The Product Security and Telecommunications Infrastructure (PSTI) Act is a piece of legislation in the United Kingdom aimed to secure the UK’s telecommunications infrastructure, protect consumers from cybersecurity threats and ensure the safety of products sold to the UK market.

Scope of the Act

The act applies to all products sold in the UK market, including those imported from outside the EU. It also covers all UK telecommunications networks, including those operated by private companies. The act requires telecoms providers to take appropriate measures to secure their networks from cyber attacks and other threats.

Product security measures

  1. Secure by design: manufacturers of smart devices (such as smartphones, smart TVs, routers, and other internet-connected devices) must ensure that their products are designed with security in mind from the outset. This includes:
    • No default passwords: devices must not have easily guessable default passwords. Each device must have a unique password or require users to set their own password upon setup.
    • Security updates: manufacturers must provide security updates for a reasonable period, ensuring that devices remain protected against known vulnerabilities.
    • Clear information: manufacturers must provide clear and accessible information about the length of time security updates will be provided and how users can report vulnerabilities.
  2. Reporting of vulnerabilities: manufacturers must report to the UK government any significant security vulnerabilities discovered in their products within a specified timeframe.
  3. Penalties for non-compliance: the UK government can impose substantial fines on companies that fail to comply with the security requirements. The maximum fine can be up to £10 million or 4% of global turnover, whichever is higher.

Telecommunications infrastructure measures

  1. Accelerating broadband and 5G rollout: the act includes provisions to streamline the process for deploying high-speed broadband and 5G networks. This includes:
    • Planning reforms: simplifying the planning process for telecom infrastructure, making it easier and faster to install new networks.
    • Street works: reducing the bureaucracy associated with installing cables and equipment in public spaces.
  2. Protecting critical national infrastructure: the act strengthens the protection of critical telecommunications infrastructure, ensuring that it is resilient against cyber threats and physical attacks.
  3. New electronic communications code: the act updates the Electronic Communications Code to make it easier for telecom providers to access land and property for the installation of infrastructure.

Implementation timeline

  • Phase 1: the initial phase focuses on setting up the regulatory framework and guidelines for manufacturers and telecom providers. This includes the establishment of the Office for Communications Data Authorisations (OFCDA) and the appointment of a Product Security Commissioner.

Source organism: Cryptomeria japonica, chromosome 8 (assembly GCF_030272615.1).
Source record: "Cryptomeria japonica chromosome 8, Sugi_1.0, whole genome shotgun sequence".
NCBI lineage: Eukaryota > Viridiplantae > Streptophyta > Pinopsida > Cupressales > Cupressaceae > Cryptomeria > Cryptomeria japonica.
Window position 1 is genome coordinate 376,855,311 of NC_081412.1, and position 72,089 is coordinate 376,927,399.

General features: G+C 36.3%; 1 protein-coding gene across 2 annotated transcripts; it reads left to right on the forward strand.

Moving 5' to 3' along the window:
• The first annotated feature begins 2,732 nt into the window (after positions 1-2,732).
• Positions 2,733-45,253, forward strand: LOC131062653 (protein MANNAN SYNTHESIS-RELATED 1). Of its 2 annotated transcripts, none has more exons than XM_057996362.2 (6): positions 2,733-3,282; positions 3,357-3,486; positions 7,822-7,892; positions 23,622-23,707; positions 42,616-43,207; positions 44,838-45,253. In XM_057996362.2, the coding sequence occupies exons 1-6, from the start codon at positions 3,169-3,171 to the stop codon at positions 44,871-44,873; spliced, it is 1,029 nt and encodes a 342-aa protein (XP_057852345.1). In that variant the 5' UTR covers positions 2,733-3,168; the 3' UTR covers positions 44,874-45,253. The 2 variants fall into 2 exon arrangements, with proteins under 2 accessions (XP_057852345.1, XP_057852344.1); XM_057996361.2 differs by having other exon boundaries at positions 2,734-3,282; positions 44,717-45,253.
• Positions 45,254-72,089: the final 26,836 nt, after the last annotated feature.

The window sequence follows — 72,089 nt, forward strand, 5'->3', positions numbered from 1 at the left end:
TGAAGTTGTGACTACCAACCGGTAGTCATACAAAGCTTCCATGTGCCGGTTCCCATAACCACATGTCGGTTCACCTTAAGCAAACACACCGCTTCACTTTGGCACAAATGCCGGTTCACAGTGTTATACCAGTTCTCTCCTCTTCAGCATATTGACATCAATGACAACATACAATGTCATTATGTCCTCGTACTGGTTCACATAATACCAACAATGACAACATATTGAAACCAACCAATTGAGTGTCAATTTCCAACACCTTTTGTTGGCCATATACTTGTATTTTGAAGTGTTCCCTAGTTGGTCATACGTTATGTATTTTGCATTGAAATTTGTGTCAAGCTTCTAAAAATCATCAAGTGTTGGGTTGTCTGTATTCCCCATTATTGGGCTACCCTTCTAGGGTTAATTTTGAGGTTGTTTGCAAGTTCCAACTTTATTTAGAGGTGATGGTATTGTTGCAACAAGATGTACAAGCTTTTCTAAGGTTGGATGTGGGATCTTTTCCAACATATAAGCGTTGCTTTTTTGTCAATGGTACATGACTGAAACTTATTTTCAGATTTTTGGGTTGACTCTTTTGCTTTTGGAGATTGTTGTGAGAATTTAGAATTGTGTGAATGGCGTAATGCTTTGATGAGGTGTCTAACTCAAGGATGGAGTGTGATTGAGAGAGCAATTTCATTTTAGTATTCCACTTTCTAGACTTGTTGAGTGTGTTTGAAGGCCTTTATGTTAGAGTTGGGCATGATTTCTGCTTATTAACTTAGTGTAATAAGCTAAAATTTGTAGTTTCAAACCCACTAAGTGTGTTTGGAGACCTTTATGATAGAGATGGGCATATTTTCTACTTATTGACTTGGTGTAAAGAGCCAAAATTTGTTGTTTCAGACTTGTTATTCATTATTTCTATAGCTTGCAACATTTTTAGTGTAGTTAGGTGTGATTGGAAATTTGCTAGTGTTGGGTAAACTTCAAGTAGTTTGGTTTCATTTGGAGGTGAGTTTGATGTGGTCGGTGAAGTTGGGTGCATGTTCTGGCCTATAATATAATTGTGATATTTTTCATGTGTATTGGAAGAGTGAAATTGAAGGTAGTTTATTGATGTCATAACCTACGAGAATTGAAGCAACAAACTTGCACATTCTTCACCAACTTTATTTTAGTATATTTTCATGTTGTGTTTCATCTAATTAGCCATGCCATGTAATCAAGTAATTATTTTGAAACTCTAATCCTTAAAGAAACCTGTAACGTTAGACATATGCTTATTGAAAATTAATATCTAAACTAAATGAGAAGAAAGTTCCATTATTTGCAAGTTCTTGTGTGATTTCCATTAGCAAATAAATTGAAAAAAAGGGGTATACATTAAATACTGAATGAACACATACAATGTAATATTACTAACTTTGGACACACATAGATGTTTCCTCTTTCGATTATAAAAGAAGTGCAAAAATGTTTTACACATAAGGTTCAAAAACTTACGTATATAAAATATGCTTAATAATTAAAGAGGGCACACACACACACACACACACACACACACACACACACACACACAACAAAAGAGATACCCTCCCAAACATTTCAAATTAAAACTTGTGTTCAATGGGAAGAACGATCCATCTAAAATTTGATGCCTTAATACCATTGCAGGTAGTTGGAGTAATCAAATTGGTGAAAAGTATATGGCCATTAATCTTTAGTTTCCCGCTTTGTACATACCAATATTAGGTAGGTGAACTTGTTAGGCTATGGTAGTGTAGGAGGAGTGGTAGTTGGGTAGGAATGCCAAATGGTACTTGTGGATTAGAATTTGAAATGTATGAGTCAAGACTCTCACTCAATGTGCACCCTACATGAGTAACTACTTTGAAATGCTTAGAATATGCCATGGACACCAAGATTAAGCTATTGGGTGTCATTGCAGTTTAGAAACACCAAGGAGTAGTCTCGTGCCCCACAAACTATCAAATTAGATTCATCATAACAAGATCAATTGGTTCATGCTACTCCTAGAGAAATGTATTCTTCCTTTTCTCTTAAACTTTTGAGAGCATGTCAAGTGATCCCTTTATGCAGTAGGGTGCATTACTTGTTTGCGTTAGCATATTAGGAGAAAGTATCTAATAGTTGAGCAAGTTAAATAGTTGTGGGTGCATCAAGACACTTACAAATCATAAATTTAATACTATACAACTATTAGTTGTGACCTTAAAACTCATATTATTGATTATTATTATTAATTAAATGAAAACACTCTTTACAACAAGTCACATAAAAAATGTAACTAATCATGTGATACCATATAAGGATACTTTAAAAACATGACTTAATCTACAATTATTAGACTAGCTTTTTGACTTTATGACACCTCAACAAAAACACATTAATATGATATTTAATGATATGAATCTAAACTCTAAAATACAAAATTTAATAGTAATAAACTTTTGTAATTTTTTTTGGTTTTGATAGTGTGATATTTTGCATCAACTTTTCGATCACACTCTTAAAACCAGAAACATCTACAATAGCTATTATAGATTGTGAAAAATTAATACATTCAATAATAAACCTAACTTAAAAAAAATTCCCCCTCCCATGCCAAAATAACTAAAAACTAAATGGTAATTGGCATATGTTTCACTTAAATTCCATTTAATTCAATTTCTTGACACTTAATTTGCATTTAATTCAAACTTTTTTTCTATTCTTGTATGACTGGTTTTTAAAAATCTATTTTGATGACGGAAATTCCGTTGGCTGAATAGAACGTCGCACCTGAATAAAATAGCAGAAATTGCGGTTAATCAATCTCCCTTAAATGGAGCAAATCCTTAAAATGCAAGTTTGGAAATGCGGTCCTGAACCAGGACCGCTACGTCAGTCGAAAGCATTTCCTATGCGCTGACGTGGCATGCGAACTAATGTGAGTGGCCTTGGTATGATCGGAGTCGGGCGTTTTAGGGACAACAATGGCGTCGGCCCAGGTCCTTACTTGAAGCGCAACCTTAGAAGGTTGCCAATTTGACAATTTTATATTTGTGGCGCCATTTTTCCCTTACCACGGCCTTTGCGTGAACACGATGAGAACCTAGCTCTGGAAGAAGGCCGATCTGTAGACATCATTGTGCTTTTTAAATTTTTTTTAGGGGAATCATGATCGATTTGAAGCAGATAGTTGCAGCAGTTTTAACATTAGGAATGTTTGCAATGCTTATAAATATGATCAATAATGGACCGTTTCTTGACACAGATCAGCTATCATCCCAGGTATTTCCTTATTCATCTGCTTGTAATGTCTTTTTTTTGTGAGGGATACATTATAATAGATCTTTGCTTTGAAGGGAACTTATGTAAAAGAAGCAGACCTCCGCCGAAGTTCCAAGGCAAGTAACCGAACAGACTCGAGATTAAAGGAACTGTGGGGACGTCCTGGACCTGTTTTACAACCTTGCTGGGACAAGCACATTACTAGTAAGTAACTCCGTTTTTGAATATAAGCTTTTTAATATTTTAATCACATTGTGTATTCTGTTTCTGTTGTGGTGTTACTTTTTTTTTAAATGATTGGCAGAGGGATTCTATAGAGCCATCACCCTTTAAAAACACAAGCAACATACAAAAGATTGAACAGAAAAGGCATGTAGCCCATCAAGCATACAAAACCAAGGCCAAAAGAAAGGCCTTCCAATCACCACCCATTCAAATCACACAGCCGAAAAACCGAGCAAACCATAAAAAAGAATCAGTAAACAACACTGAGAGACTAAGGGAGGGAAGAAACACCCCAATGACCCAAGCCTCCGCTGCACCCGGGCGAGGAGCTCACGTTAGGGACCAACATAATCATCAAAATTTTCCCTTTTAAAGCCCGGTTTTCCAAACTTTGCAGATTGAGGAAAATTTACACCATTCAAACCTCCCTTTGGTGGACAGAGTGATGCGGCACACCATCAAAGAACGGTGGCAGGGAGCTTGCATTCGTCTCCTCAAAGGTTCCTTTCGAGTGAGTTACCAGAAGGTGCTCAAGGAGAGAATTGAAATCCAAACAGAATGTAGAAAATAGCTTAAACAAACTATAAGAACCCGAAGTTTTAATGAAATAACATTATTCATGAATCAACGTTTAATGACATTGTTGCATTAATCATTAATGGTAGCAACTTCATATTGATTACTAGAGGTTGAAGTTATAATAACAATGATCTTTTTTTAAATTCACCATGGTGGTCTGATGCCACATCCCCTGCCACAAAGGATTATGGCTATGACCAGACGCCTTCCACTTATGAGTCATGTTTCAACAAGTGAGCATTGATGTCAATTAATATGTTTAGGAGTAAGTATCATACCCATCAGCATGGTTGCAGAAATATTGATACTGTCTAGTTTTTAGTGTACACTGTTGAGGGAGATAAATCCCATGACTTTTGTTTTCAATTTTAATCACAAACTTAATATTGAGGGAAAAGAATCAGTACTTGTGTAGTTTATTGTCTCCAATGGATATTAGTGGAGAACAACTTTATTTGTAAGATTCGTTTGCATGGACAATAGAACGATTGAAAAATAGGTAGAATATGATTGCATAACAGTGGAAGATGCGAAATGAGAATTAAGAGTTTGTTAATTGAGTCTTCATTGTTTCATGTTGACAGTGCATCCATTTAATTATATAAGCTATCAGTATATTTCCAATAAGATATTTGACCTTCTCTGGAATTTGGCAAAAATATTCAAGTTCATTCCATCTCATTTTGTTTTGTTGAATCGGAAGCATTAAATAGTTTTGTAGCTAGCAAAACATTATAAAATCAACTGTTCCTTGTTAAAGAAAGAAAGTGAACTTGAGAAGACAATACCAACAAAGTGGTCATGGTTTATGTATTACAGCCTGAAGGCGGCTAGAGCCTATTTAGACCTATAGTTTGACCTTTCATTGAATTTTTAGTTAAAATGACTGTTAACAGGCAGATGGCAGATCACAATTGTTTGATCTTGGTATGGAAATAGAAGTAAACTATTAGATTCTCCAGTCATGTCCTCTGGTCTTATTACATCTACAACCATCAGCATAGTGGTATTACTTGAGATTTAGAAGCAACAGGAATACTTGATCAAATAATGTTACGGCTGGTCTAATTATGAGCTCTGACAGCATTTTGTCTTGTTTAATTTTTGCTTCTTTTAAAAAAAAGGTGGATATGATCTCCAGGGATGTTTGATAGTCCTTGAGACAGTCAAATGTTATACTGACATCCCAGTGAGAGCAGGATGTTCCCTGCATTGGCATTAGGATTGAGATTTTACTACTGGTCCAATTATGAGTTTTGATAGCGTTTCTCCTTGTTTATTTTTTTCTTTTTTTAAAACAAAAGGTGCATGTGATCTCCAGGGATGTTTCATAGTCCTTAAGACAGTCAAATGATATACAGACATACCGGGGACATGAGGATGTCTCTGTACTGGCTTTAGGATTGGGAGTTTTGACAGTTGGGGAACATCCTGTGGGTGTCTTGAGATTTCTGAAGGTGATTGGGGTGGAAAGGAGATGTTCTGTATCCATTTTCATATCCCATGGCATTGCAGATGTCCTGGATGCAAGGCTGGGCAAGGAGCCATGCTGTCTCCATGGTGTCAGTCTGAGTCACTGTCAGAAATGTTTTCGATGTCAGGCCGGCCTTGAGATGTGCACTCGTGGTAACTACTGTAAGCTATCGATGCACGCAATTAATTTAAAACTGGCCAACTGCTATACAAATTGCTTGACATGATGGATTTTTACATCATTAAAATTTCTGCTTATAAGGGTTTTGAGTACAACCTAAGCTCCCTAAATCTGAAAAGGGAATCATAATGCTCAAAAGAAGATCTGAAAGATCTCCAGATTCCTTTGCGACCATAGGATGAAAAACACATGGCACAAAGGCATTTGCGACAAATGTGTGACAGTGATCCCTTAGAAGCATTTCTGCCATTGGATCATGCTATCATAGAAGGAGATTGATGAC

• Phase 2: subsequent phases will see the enforcement of the security requirements and the implementation of measures to accelerate the rollout of broadband and 5G networks.

Impact on stakeholders

  • Manufacturers: companies will need to review and update their product design and security practices to comply with the new regulations.
  • Consumers: consumers will benefit from more secure devices and better protection against cyber threats.
  • Telecom providers: providers will find it easier to deploy new infrastructure, leading to improved connectivity and faster internet services.

PSTI certification

To demonstrate compliance with the PSTI Act, manufacturers, importers, and distributors need to obtain PSTI certification. The certification process typically involves:

  1. Assessment by a recognized body: products must be assessed by a recognized certification body to ensure they meet the cybersecurity standards outlined in the Act.
  2. Documentation and testing: manufacturers must provide detailed documentation of their security measures and may need to undergo testing to verify the effectiveness of these measures.
  3. Labeling and marketing: certified products may be allowed to carry a special label or mark indicating compliance with the PSTI Act, which can be used in marketing materials to assure consumers of the product’s security.
  4. Ongoing compliance: manufacturers must commit to maintaining the security of their products post-certification, including providing regular updates and responding to security vulnerabilities.

For the most current and detailed information, it is advisable to refer to the official UK government publications related to the PSTI Act or consult with legal experts in the field. GTG Group has extensive experience in information security and can help businesses obtain the PSTI certification. Contact us by filling out our short form below and protect your business information from cyber-attacks today!

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© 2012-2024 GTG Group. All rights reserved.